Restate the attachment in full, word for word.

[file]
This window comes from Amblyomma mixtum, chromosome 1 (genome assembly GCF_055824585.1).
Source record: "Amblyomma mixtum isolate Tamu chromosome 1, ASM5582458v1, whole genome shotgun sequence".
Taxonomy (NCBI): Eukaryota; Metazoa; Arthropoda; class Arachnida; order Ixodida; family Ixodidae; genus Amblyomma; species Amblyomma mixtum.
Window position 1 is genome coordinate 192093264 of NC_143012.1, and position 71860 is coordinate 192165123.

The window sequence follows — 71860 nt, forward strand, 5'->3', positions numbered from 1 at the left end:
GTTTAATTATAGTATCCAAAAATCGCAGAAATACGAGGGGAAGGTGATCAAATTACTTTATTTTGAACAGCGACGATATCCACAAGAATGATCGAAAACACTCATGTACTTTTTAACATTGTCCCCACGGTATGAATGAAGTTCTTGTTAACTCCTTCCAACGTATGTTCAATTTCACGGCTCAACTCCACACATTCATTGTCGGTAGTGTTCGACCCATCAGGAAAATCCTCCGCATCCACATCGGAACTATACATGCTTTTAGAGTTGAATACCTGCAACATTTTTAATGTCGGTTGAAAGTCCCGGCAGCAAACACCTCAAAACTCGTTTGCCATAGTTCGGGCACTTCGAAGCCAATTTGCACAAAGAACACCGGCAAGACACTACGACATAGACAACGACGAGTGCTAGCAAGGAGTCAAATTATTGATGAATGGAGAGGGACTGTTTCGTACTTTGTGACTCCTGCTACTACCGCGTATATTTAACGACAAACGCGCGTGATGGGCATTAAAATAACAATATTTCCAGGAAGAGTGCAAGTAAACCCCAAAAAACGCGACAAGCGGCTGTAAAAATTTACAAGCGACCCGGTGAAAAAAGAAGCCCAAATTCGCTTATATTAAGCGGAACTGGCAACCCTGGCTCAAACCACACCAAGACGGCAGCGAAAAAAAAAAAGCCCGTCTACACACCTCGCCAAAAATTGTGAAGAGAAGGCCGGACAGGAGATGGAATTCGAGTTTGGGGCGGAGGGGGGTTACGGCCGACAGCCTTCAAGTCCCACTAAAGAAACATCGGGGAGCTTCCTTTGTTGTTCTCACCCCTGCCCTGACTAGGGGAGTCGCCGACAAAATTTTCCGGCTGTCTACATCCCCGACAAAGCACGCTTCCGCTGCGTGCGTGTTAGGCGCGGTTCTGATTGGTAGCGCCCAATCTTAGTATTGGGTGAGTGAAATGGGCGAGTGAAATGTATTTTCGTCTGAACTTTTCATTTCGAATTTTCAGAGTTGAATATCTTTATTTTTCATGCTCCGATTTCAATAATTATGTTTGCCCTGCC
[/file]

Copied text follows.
This window comes from Amblyomma mixtum, chromosome 1 (genome assembly GCF_055824585.1).
Source record: "Amblyomma mixtum isolate Tamu chromosome 1, ASM5582458v1, whole genome shotgun sequence".
Taxonomy (NCBI): Eukaryota; Metazoa; Arthropoda; class Arachnida; order Ixodida; family Ixodidae; genus Amblyomma; species Amblyomma mixtum.
Window position 1 is genome coordinate 192093264 of NC_143012.1, and position 71860 is coordinate 192165123.

The window sequence follows — 71860 nt, forward strand, 5'->3', positions numbered from 1 at the left end:
GTTTAATTATAGTATCCAAAAATCGCAGAAATACGAGGGGAAGGTGATCAAATTACTTTATTTTGAACAGCGACGATATCCACAAGAATGATCGAAAACACTCATGTACTTTTTAACATTGTCCCCACGGTATGAATGAAGTTCTTGTTAACTCCTTCCAACGTATGTTCAATTTCACGGCTCAACTCCACACATTCATTGTCGGTAGTGTTCGACCCATCAGGAAAATCCTCCGCATCCACATCGGAACTATACATGCTTTTAGAGTTGAATACCTGCAACATTTTTAATGTCGGTTGAAAGTCCCGGCAGCAAACACCTCAAAACTCGTTTGCCATAGTTCGGGCACTTCGAAGCCAATTTGCACAAAGAACACCGGCAAGACACTACGACATAGACAACGACGAGTGCTAGCAAGGAGTCAAATTATTGATGAATGGAGAGGGACTGTTTCGTACTTTGTGACTCCTGCTACTACCGCGTATATTTAACGACAAACGCGCGTGATGGGCATTAAAATAACAATATTTCCAGGAAGAGTGCAAGTAAACCCCAAAAAACGCGACAAGCGGCTGTAAAAATTTACAAGCGACCCGGTGAAAAAAGAAGCCCAAATTCGCTTATATTAAGCGGAACTGGCAACCCTGGCTCAAACCACACCAAGACGGCAGCGAAAAAAAAAAAGCCCGTCTACACACCTCGCCAAAAATTGTGAAGAGAAGGCCGGACAGGAGATGGAATTCGAGTTTGGGGCGGAGGGGGGTTACGGCCGACAGCCTTCAAGTCCCACTAAAGAAACATCGGGGAGCTTCCTTTGTTGTTCTCACCCCTGCCCTGACTAGGGGAGTCGCCGACAAAATTTTCCGGCTGTCTACATCCCCGACAAAGCACGCTTCCGCTGCGTGCGTGTTAGGCGCGGTTCTGATTGGTAGCGCCCAATCTTAGTATTGGGTGAGTGAAATGGGCGAGTGAAATGTATTTTCGTCTGAACTTTTCATTTCGAATTTTCAGAGTTGAATATCTTTATTTTTCATGCTCCGATTTCAATAATTATGTTTGCCCTGCC